The following result concerning the existence of stationary points of a function f:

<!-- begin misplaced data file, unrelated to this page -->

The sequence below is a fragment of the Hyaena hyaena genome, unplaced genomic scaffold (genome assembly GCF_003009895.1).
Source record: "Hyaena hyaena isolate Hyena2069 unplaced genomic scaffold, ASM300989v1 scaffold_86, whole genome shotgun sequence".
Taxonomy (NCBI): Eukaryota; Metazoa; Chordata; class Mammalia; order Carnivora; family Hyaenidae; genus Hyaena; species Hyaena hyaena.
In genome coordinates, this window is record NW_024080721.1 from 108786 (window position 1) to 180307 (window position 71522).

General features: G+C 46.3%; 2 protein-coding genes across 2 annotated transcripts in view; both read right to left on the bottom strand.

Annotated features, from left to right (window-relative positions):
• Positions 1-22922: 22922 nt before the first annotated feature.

Let f be a function which is continuous on [a, b] and differentiable in (a, b), such that f(a)=f(b). (Some authors require that f(a)=f(b)=0.) Then there is a number c with a < c < b such that f′(c)=0. The result stated in the theorem can be expressed as a statement about the graph of f: with appropriate conditions on f, between any two points on the graph y=f(x) that are level with each other, there must be a stationary point; that is, a point at which the tangent is horizontal. The theorem is, in fact, a special case of the Mean Value Theorem; however, it is normal to establish Rolle's Theorem first and deduce the Mean Value Theorem from it. A rigorous proof relies on the non-elementary result that a continuous function on a closed interval attains its bounds.